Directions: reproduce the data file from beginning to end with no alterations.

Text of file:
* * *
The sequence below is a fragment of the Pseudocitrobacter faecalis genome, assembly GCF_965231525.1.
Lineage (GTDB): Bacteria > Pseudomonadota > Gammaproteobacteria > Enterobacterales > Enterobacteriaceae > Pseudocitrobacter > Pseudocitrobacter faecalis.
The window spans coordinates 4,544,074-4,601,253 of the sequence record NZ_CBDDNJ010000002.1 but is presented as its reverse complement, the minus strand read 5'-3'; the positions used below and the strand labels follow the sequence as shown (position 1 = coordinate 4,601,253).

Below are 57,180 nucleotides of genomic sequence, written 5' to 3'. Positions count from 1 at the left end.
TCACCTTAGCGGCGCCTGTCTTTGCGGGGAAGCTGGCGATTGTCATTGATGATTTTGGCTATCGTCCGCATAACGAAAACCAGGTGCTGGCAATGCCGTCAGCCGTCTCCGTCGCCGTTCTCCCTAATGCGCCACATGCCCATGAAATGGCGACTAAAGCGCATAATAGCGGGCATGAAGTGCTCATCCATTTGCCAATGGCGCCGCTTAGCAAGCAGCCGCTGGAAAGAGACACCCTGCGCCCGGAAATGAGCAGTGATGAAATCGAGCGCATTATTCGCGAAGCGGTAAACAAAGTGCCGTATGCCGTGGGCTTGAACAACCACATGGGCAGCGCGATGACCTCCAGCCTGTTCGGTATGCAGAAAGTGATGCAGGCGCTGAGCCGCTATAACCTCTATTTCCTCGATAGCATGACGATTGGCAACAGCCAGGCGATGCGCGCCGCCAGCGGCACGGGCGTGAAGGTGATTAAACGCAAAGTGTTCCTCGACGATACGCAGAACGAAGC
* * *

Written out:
The sequence below is a fragment of the Pseudocitrobacter faecalis genome, assembly GCF_965231525.1.
Lineage (GTDB): Bacteria > Pseudomonadota > Gammaproteobacteria > Enterobacterales > Enterobacteriaceae > Pseudocitrobacter > Pseudocitrobacter faecalis.
The window spans coordinates 4,544,074-4,601,253 of the sequence record NZ_CBDDNJ010000002.1 but is presented as its reverse complement, the minus strand read 5'-3'; the positions used below and the strand labels follow the sequence as shown (position 1 = coordinate 4,601,253).

Below are 57,180 nucleotides of genomic sequence, written 5' to 3'. Positions count from 1 at the left end.
TCACCTTAGCGGCGCCTGTCTTTGCGGGGAAGCTGGCGATTGTCATTGATGATTTTGGCTATCGTCCGCATAACGAAAACCAGGTGCTGGCAATGCCGTCAGCCGTCTCCGTCGCCGTTCTCCCTAATGCGCCACATGCCCATGAAATGGCGACTAAAGCGCATAATAGCGGGCATGAAGTGCTCATCCATTTGCCAATGGCGCCGCTTAGCAAGCAGCCGCTGGAAAGAGACACCCTGCGCCCGGAAATGAGCAGTGATGAAATCGAGCGCATTATTCGCGAAGCGGTAAACAAAGTGCCGTATGCCGTGGGCTTGAACAACCACATGGGCAGCGCGATGACCTCCAGCCTGTTCGGTATGCAGAAAGTGATGCAGGCGCTGAGCCGCTATAACCTCTATTTCCTCGATAGCATGACGATTGGCAACAGCCAGGCGATGCGCGCCGCCAGCGGCACGGGCGTGAAGGTGATTAAACGCAAAGTGTTCCTCGACGATACGCAGAACGAAGC